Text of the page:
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Assessing the value of Microsoft certifications

Will Microsoft certifications get you a great job or make you a lot of money? Probably not, but that doesn’t mean they’re not still extremely valuable.

Back in 1997, the certification business was red hot. A Microsoft Certified Systems Engineer certificate usually paved the way to a job, and people were signing up in droves to get certified.

Fast forward to 2012, and college graduates are competing with experienced, out-of-work IT professionals for similar positions. This got me thinking. Most experienced IT pros hold various certifications, but are those credentials still important to the people doing the hiring?

Microsoft recently updated its certification requirements, see this story for more details.

Some recent information has come out saying that IT certifications have little or no value to employers, but I’m not ready to buy into that view.

Job posting sites where employers list which certifications are required for a job are good indicators of the qualifications they are looking for in an applicant. The following credentials are the most frequently sought-after Microsoft certifications I have found:

  • MCTS (Microsoft Certified Technical Specialist). This is a successor to the Microsoft Certified Professional (MCP), and like the MCP, it requires candidates to pass a single exam. There are 60 MCTS certs available across 13 product or platform categories.
  • MCITP (Microsoft Certified IT Professional). A relative to Microsoft MCSA and MCSE credentials, an MCITP requires candidates to pass anywhere from two to five separate exams. There are a total of 18 MCITP certs available across seven product or platform categories.
  • MCPD: Microsoft Certified Professional Developer. Like older certs such as the Microsoft Certified Applications Developer (MCAD) and Microsoft Certified Solution Developer (MCSD), an MCPD requires candidates to pass anywhere from two to six separate exams. There are 12 MCPD certs available across seven platforms or development toolsets.

Table 1 summarizes the results of research surrounding these certs on six different job sites:

Table 1: The number of job postings for Microsoft and Cisco certifications (Late 2011)

CareerBuilder 468 305 37 1,293
Dice 222 374 84 1,216
Indeed 2,104 2,864 459 9,453
LinkUp 380 595 77 1,687
Monster 208 322 44 962
SimplyHired 2,760 3,521 556 10,697
**Amazon rankings 3,070 29,088 117,110 1,462

* Cisco Certified Network Associate

** Amazon sales rankings for top-selling books (lower number indicates a higher ranking). The certification name is specified in the book titles

The Cisco Certified Network Associate (CCNA) numbers make an interesting contrast to the Microsoft numbers, as these certifications are in higher demand.

IT certifications and Amazon rankings

The Amazon rankings show a relationship among these credentials; it appears there are fewer exam-takers for MCITP versus MCTS. CCNA eclipses the MCITP sales ranking by a wide margin. Also, the MCPD value trails relatively far behind, as the low numbers on all the job sites would also suggest.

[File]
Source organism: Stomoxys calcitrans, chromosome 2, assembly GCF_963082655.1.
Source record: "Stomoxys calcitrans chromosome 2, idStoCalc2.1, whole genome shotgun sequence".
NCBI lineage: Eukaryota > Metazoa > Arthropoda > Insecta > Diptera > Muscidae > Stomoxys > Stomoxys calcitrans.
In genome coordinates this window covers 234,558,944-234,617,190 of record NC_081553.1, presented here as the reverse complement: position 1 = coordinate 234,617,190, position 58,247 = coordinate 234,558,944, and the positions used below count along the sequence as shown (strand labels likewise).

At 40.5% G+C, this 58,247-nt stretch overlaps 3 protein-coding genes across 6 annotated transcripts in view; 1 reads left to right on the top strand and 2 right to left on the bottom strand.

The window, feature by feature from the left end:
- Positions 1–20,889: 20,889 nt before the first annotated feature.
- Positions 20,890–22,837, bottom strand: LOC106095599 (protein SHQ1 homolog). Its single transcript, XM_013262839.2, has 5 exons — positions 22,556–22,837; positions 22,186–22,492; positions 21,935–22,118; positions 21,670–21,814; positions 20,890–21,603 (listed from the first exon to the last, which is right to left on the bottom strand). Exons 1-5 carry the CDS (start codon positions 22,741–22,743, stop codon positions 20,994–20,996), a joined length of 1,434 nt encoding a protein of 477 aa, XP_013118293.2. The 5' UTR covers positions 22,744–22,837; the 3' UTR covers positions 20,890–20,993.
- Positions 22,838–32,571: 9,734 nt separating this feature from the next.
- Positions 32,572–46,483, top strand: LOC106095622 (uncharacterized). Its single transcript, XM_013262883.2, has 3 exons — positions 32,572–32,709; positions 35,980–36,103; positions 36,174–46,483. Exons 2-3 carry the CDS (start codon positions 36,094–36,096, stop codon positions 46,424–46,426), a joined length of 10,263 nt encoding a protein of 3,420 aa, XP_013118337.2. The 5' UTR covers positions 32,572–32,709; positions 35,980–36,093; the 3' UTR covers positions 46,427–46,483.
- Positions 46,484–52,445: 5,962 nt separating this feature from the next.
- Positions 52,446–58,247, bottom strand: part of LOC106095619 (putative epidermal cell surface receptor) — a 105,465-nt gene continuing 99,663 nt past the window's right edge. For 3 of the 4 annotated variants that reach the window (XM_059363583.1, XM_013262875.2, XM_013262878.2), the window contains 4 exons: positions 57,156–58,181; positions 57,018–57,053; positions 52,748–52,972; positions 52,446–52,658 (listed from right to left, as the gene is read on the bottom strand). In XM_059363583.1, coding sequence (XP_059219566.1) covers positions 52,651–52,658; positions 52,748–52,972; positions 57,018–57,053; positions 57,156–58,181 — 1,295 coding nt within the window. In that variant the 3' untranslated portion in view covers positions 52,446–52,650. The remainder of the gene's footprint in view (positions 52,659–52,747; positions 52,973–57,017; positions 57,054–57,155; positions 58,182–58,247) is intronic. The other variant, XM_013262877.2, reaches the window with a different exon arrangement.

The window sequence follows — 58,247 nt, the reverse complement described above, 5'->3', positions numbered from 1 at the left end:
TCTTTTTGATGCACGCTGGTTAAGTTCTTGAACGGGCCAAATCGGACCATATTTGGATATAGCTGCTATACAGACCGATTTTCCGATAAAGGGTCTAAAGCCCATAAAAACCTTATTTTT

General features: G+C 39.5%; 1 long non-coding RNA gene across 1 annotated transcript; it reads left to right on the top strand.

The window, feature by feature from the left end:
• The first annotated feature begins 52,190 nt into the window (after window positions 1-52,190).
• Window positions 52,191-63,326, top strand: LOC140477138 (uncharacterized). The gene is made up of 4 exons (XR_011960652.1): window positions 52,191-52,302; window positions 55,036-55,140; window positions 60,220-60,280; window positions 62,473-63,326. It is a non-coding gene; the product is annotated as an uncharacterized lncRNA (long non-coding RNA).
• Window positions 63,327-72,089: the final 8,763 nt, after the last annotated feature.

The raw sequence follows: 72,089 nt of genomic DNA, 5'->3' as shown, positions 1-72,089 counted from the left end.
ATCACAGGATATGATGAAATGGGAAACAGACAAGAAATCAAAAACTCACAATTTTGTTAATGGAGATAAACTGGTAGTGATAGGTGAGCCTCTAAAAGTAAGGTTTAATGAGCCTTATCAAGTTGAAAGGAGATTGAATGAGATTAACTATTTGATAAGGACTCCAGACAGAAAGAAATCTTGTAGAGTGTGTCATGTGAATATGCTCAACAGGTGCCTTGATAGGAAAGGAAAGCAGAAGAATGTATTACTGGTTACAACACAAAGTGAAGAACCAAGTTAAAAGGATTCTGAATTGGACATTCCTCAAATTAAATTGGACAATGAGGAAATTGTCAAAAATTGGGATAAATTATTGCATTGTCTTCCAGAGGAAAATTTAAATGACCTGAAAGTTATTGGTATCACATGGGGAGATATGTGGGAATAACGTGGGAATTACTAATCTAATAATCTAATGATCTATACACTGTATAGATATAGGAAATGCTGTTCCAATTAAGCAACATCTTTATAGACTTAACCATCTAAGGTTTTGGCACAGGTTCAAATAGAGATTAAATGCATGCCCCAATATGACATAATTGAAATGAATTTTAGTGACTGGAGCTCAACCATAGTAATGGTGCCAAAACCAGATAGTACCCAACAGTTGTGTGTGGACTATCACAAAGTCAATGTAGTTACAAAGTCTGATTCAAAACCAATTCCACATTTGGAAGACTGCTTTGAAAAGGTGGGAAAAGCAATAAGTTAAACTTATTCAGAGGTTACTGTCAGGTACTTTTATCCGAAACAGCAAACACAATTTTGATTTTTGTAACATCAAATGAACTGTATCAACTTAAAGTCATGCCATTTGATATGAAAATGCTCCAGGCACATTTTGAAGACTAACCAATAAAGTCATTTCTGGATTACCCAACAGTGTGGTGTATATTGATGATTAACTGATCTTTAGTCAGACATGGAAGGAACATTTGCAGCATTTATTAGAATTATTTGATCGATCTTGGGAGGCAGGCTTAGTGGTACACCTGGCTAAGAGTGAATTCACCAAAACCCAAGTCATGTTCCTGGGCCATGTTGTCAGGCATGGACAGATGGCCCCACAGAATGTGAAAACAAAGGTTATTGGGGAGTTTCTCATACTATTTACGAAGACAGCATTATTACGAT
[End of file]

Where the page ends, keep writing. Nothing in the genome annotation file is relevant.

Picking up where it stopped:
But this is a relative metric at best and a highly mutable one: Amazon sales rankings jump around like fleas on a hot griddle. If you check these same numbers as you read this story, the chance that you’ll see the same values for each of the four search strings is extremely low.

Old Microsoft certifications versus new Microsoft certifications

The MCTS, MCITP and MCPD remain on par with the older MCSA, MCSE, MCAD and MCSD credentials.

The MCITP is similar to the MCSE in that I believe it is still a “gold standard” for entry- to mid-level IT positions in client, server and network administration jobs. The MCTS is best treated as a stepping stone to an MCITP and probably isn’t enough by itself to make a huge difference in employability for IT professionals. That said, you can’t earn an MCITP without acquiring multiple MCTS credentials along the way, so they’re certainly not worthless.

Microsoft certifications: Where their real value lies

My advice to IT professionals who work with Microsoft technologies is this: The process of earning Microsoft certifications remains as useful as it has ever been. It’s critical for professional development, validation of skill sets and technical knowledge, and it maintains current skills and knowledge. Nevertheless, in our current economic climate, no credential or degree is enough to guarantee a solid, high-paying job, nor does it ensure automatic career success and constant employment.

The real value of these credentials lies in the learning processes they involve and the skills and knowledge they help develop. If acquiring these things isn’t intrinsically interesting and valuable to you, you probably shouldn’t be working in IT.

Successful careers in IT are about keeping technically informed and up to date, and Microsoft certifications serve that purpose very nicely. Just don’t expect them to lead to big raises or spontaneous killer job offers and you’ll never be disappointed.

About the author:
Ed Tittel is the creator of the well-known Exam Cram series of IT certification preparation books. He writes and blogs regularly about certification topics for and numerous TechTarget websites. Check out his blogs: IT Career JumpStart and Windows Enterprise Desktop.

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